“As elected officials, we should hold [city council] accountable to the needs of the people,” Acevedo said emphasizing that Solis has failed at “being an advocate for [the 25th] ward.”

The Whitney Young graduate said he has always been a problem solver and an advocate for the people, pointing to his 10-year nursing experience as a prime example.

The ward deserves “someone who is reliable, accountable and responsive to the needs of the people,” Acevedo said. 

Two years ago, Acevedo launched Pilsen’s Neighborhood Watch Coalition. The group has worked to engage Pilsen residents, community leaders, law enforcement, churches and non-profits to make Pilsen a safer place. He’s also led an effort providing mobile pop-up clinics throughout the ward to provide accessible health care for the elderly. 

Acevedo currently serves as a community representative on the local school council at Joseph Jungman Elementary School, 1746 S. Miller St., and is an active member of nonprofits Community Health Initiative Programs and Pilsen Athletic Conference, which serve as advisory groups for Harrison and Dvorak Parks.

Acevedo will host a campaign kick-off/birthday event from 6-8 p.m. Oct. 9 at Vintage Restaurant, 1449 W. Taylor St. 

Aida Flores

Also a born and bred Pilsen resident, Flores said her run for alderman was partially rooted in professional frustrations she experienced trying to help CPS neighborhood schools make improvements while dealing with severe budget cuts.

The 32-year-old, who currently works as a leadership and development consultant, previously worked as a principal at Hernandez Middle School on the Southwest Side, an assistant principal at Kelvyn Park High School and as a history teacher at her alma mater Benito Juarez High School.

But Flores’ frustrations didn’t just end in the classroom — she believes career politicians in Chicago lose touch with the neighborhoods they serve.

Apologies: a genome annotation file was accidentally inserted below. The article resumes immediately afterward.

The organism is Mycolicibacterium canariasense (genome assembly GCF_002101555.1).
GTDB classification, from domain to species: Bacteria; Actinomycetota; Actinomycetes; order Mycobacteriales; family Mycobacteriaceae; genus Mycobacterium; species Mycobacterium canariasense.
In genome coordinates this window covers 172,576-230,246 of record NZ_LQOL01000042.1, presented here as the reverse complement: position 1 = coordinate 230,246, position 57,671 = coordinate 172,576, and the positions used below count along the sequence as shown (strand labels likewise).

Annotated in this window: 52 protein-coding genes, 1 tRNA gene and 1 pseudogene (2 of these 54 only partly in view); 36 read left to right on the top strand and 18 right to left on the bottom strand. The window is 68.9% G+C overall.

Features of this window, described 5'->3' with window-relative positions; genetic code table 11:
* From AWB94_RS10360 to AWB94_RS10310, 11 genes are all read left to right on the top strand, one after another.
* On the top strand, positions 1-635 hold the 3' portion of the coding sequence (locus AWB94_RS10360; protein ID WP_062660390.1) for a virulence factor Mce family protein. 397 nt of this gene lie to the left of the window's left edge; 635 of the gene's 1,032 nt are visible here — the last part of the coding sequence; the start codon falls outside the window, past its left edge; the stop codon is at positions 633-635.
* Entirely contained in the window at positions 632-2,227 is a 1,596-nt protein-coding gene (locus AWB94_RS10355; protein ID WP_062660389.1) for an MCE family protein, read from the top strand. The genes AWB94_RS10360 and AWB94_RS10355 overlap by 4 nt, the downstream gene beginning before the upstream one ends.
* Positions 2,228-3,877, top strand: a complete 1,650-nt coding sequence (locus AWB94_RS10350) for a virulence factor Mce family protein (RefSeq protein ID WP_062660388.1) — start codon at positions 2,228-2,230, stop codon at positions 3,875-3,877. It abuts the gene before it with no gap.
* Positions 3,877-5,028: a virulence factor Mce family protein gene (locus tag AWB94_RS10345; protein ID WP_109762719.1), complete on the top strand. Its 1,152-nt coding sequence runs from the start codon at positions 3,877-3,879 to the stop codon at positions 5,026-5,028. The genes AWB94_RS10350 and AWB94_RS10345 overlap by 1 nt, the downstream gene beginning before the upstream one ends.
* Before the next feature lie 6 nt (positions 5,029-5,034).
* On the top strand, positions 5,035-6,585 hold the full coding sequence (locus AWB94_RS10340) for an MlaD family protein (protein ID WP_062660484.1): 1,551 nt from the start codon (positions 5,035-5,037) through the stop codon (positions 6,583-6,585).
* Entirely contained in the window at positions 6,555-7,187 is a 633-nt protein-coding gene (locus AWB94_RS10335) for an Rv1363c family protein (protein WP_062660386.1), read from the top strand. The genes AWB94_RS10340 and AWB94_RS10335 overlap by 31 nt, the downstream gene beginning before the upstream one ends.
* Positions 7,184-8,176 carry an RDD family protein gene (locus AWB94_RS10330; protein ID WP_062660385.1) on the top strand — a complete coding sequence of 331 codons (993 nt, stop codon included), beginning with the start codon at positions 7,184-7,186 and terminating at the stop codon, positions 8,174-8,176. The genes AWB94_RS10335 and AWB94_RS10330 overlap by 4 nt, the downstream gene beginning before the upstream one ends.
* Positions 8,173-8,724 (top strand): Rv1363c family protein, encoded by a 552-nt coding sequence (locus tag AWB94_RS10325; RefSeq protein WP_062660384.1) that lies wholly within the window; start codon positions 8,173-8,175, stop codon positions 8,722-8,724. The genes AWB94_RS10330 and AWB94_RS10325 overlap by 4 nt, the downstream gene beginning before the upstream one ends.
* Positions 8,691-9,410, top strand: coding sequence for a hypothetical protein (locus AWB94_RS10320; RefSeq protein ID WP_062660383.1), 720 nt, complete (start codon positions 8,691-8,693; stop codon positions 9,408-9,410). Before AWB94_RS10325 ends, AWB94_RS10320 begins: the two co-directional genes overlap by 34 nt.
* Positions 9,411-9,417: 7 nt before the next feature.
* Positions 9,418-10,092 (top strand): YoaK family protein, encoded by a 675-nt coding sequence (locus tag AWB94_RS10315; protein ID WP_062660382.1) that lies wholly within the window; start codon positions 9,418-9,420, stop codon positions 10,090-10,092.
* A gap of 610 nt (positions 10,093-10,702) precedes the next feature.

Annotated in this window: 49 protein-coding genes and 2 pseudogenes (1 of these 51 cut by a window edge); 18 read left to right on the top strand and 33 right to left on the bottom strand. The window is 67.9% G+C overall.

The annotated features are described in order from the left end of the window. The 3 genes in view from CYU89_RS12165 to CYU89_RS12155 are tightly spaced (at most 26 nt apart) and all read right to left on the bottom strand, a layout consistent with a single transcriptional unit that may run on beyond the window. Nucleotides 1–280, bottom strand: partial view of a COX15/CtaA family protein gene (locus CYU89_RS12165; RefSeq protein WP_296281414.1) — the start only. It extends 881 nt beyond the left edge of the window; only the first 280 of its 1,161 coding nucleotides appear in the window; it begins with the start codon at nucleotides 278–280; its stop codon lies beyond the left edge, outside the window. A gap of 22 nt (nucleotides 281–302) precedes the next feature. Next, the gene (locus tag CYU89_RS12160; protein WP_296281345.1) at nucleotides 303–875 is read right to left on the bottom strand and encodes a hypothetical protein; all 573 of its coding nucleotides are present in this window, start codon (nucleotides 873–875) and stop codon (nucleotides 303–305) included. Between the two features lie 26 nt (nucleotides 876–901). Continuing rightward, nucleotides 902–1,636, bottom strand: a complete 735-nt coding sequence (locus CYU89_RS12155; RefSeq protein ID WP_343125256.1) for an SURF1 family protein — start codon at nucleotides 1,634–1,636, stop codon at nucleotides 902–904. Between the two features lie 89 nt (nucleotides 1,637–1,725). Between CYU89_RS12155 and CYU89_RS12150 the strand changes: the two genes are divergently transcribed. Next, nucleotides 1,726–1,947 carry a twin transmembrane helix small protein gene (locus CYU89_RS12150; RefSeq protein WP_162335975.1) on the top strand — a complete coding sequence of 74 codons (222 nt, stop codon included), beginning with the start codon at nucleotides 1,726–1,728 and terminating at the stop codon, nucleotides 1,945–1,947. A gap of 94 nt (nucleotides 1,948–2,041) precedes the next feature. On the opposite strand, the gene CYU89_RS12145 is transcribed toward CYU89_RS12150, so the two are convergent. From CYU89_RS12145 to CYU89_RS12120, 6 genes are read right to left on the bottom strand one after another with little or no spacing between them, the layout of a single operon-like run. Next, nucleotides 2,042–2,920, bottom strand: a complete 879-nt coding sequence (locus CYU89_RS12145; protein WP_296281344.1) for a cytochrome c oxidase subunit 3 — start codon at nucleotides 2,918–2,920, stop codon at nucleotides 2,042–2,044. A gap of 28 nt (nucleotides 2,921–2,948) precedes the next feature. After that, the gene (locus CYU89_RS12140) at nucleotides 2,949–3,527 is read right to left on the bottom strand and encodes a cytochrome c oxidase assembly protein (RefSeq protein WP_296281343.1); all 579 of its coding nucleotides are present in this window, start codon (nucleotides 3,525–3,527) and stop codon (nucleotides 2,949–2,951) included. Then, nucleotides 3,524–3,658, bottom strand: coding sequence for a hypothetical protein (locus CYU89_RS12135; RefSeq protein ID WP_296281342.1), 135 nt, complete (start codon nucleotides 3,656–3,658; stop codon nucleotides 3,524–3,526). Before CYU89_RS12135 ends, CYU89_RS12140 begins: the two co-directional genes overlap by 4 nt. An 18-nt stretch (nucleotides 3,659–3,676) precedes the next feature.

“We need to stop electing politicians,” Flores said. “We need to stop electing politicians in training, and we need to start electing public servants.”

“We need new leadership that has passion, experience in public service, and innovation to change the way things are done in Chicago, and more importantly, the way things are done in our ward,” Flores added.

Flores described as her campaign as “grassroots,” and hopes to engage people who have never taken an interest in politics.

The Harvard and Georgetown graduate is putting her focus on education. Flores said she is looking for ways to assist schools to be “more robust,” by providing more resources so they can become Blue Ribbon Schools. She also wants to introduce after school programming and wrap-around services that don’t overburden teachers and administrators.

While education is at the forefront of her campaign, Flores believes having a strong educational system is interconnected with the success of the community. 

Flores looks to address public safety and community development through  “compassionate leadership.”

For Flores, the idea of “compassionate leadership” was informed from an early age. The Bill Gates Millennium Scholar became a mother at the age of 14, and she was determined to set an example as a strong mother and role model for her daughter.

Flores said City Council needs more women in public office who come from different backgrounds.

“We need different experiences at the table to ensure that we are no longer making the same decisions that we continue to make, and to change the way the city operates,” she said. 

The 25th Ward includes parts of Pilsen, Chinatown, the West Loop, Little Italy and Heart of Chicago.

Solis, chairman of the city’s Committee on Zoning, was appointed to the 25th Ward seat in 1996 by former Mayor Richard Daley and formerly chaired City Council’s Hispanic Caucus.

In 2015, Solis narrowly avoided a runoff, capturing 51 percent of the vote. His closest challenger, Sigcho, garnered 18.6 percent of the vote. He was about 70 votes shy of forcing Solis into a runoff.